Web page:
Musical returns to help us get started on one of her favorite authors: Haruki Murakami.
Murakami is a 60 year old Japanese writer who has been praised as one of the world's greatest living novelist. As far as I am concerned, he is someone whose writings read like a feverish, delirious dream!
In Murakami's books, a multitude of realities coexist - real and surreal mingle and the bizarre feels normal.
Several small stories run in parallel, unaware of each other's existence on surface and yet so deeply connected. Murakami's writings are usually marked by very vivid imagery, a generous helping of the surreal and an almost hallucinatory tone to the events. By his own admission, Murakami is fascinated by the unknown, the dark and the subterranean. While creating a surreal atmosphere where mysterious birds show up, cats communicate with the chosen few, lost lovers communicate from across different realities and so on, he keeps it grounded with the sensual descriptions of food, music, noise, crowds, mountains and snow acts like a warm comforting blanket.
In the backdrop of the very bizzare and surreal surroundings, Murakami's stories deal with raw and "real" emotions of love, loss, longing, apathy,not just the above mentioned emotions, but also present his take on the contemporary Japanese society.
Murakami seems to be a hyper-musical (to use an Oliver Sacks term) person. Music, especially Jazz and Classical features prominently in almost all his works (and even titles, think Norwegian Wood, for example.) It is also well known that Murakami once owned a Jazz bar in Tokyo, named Peter Cat, after his pet. Oh, and cats feature prominently in his world too.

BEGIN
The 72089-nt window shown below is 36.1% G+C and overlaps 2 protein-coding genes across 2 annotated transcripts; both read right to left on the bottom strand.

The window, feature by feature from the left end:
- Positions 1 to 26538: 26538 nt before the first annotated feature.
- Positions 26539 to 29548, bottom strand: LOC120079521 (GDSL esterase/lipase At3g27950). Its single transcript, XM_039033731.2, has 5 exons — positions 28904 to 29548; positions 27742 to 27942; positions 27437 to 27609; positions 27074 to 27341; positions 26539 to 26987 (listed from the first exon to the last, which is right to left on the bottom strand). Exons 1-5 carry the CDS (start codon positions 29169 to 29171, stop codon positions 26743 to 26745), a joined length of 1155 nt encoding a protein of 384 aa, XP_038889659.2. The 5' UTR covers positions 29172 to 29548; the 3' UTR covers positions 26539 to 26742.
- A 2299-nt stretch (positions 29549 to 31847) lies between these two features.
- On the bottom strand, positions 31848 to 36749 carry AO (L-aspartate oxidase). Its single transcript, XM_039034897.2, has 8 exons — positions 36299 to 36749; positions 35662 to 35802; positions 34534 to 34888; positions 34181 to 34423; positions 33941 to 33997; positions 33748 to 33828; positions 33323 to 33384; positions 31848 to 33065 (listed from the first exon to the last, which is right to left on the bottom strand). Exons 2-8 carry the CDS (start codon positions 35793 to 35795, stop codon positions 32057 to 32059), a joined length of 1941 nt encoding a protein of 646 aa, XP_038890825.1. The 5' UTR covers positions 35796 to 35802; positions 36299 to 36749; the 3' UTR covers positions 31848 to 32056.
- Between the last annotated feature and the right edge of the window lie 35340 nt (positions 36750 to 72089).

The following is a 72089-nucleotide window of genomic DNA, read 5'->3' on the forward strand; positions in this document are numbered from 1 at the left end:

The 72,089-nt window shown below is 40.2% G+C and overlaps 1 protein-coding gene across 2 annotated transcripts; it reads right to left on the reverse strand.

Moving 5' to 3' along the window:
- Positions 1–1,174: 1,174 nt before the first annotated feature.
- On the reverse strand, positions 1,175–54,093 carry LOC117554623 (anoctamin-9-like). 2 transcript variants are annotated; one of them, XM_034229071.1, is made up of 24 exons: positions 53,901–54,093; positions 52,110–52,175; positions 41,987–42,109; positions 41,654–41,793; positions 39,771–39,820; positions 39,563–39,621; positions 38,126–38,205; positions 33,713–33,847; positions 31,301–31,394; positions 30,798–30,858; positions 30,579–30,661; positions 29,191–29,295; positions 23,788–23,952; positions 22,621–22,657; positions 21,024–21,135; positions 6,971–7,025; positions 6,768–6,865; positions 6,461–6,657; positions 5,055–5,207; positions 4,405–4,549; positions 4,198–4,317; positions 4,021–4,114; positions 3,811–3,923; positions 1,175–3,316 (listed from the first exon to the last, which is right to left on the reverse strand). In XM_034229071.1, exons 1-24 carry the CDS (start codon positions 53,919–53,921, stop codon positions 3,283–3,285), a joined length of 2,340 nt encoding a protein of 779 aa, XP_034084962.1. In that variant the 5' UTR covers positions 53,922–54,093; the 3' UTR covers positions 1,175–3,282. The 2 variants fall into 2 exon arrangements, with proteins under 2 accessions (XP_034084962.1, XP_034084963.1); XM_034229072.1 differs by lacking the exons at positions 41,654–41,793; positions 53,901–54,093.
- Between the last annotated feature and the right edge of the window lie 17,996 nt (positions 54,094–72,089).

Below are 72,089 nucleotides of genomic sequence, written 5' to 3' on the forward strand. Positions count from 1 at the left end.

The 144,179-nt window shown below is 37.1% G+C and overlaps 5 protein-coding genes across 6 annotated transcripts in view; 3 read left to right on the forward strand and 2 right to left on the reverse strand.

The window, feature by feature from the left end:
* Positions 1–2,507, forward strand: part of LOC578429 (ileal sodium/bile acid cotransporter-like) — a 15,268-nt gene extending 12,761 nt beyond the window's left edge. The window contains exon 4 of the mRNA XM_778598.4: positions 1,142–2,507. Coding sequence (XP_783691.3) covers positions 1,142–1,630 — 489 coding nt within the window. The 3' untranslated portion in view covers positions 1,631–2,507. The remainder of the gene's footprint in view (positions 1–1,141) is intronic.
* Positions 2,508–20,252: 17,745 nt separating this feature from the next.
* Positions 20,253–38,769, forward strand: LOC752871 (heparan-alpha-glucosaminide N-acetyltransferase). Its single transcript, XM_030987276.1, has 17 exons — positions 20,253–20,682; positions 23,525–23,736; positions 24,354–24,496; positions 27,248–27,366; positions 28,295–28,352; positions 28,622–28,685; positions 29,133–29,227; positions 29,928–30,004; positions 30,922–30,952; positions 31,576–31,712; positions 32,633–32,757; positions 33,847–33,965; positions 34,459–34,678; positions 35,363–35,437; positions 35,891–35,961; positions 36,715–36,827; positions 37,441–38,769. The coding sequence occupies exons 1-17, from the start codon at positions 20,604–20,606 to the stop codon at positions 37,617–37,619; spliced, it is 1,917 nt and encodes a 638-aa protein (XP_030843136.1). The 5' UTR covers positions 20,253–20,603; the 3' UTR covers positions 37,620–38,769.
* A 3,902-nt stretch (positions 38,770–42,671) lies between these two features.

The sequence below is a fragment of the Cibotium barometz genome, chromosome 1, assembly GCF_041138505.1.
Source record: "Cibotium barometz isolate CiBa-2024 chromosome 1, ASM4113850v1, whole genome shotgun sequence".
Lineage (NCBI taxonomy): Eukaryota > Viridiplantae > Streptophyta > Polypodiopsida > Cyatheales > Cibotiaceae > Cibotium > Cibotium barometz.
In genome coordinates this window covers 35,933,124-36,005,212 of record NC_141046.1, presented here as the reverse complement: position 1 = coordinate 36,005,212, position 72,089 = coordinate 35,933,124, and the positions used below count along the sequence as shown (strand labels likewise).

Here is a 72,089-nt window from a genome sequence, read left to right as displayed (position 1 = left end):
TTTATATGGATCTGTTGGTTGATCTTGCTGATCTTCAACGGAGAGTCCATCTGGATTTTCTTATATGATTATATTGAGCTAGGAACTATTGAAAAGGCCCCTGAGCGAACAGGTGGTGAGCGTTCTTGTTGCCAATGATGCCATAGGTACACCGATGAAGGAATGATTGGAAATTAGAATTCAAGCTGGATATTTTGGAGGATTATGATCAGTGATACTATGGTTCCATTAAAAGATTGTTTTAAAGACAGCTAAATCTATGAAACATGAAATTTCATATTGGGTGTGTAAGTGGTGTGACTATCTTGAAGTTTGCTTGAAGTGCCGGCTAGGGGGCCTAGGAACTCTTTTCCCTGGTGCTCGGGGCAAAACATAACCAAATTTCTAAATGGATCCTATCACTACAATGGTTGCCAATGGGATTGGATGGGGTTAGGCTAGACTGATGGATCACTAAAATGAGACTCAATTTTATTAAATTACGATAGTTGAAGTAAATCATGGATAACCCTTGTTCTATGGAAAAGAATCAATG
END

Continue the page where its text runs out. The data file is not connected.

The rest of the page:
His characters range from an average person with a routine day job, a runaway teenager, estranged lovers, mysterious women, a sheep man and so on. Several of his protagonists may even appear to be social misfits, lost in their own world, looking for something that may or may not exist. Sometimes they have no name. Word is that some of these characters may be auto-biographical. While I am not so sure about that, in one of his books, a successful author name Hiraku Makimura, whose career is on the downslide and who is almost estranged from his family, does make a guest appearance.
Makimura's character (who once was a big promise and now churns below par novels), then, serves to feature some of the criticism Murakami has received in Japan. Another recurring feature of his novels is the larger than life female characters. Thse characters are almost always a little mysterious and elusive, often signifying the other world, the alternate reality, the longing.
More often than not, these characters haunt you long after you are done reading the book.
Murakami has literally written a dozen novels. My first Murakami novel was Hard-boiled Wonderland and End of the World.
It is a book with two parallel stories from two different world, which eventually connect. The first set features among other things, a clever form of data processing called "shuffling" which makes use of the different parts of the human subconsciousness to process and store data.
The second set is about a strange place called "The End of the World", where the citizens have to let go of their shadows (a symbol for "self" or consciousness). Strange enough? That's Murakami's way of talking about the concepts of "self and identity", "conscious and the sub-conscious"!
The Wind Up Bird Chronicle and Kafka on the Shore also feature on top of my list, which features almost all Murakami books. The recurrent themes in almost all his novels are love, loss, loneliness, grief, sexuality and the unknown.